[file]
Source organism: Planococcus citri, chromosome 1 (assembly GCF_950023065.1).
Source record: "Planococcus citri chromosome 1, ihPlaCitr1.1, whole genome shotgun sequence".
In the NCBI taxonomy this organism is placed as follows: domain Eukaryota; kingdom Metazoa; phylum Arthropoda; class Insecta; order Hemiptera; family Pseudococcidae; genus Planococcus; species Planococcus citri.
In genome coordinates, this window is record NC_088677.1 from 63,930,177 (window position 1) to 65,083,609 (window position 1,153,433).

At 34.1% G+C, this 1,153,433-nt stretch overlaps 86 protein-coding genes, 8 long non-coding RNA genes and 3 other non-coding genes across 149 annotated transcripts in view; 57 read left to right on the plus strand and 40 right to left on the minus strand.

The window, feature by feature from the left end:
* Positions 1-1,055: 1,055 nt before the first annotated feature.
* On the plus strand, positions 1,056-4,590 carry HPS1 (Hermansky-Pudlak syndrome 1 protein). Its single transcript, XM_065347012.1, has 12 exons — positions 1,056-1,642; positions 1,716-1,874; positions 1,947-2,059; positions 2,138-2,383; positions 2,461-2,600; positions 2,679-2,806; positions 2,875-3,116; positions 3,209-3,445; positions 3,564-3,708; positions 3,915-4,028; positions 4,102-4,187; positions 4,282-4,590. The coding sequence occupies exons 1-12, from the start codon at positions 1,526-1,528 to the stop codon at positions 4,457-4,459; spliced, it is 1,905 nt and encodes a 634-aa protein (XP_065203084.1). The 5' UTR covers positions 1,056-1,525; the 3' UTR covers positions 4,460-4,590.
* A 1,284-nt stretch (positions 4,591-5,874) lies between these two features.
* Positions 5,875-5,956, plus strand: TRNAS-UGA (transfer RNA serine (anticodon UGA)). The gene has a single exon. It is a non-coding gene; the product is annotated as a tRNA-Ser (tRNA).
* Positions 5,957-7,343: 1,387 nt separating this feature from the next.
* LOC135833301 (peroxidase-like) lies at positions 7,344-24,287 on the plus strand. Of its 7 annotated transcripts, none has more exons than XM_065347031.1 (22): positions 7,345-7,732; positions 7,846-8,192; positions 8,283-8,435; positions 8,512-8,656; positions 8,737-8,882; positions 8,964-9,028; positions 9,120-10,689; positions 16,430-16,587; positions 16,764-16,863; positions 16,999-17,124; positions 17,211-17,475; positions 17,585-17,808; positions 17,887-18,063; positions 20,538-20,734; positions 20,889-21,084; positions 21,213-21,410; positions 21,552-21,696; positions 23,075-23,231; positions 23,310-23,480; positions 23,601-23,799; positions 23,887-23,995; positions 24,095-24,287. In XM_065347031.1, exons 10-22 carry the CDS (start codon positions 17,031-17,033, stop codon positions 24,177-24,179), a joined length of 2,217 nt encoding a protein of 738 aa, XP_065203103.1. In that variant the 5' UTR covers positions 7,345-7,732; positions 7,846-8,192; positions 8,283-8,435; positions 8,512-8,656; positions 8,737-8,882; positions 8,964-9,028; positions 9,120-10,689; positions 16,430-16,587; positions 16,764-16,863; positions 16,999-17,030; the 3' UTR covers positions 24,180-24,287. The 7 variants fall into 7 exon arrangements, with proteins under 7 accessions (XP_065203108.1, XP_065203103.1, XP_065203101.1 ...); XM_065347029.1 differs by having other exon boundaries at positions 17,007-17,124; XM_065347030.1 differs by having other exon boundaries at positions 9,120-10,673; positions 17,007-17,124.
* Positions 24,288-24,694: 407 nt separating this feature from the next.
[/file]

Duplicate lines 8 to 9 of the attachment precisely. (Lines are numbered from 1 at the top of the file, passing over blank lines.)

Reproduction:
* On the plus strand, positions 1,056-4,590 carry HPS1 (Hermansky-Pudlak syndrome 1 protein). Its single transcript, XM_065347012.1, has 12 exons — positions 1,056-1,642; positions 1,716-1,874; positions 1,947-2,059; positions 2,138-2,383; positions 2,461-2,600; positions 2,679-2,806; positions 2,875-3,116; positions 3,209-3,445; positions 3,564-3,708; positions 3,915-4,028; positions 4,102-4,187; positions 4,282-4,590. The coding sequence occupies exons 1-12, from the start codon at positions 1,526-1,528 to the stop codon at positions 4,457-4,459; spliced, it is 1,905 nt and encodes a 634-aa protein (XP_065203084.1). The 5' UTR covers positions 1,056-1,525; the 3' UTR covers positions 4,460-4,590.
* A 1,284-nt stretch (positions 4,591-5,874) lies between these two features.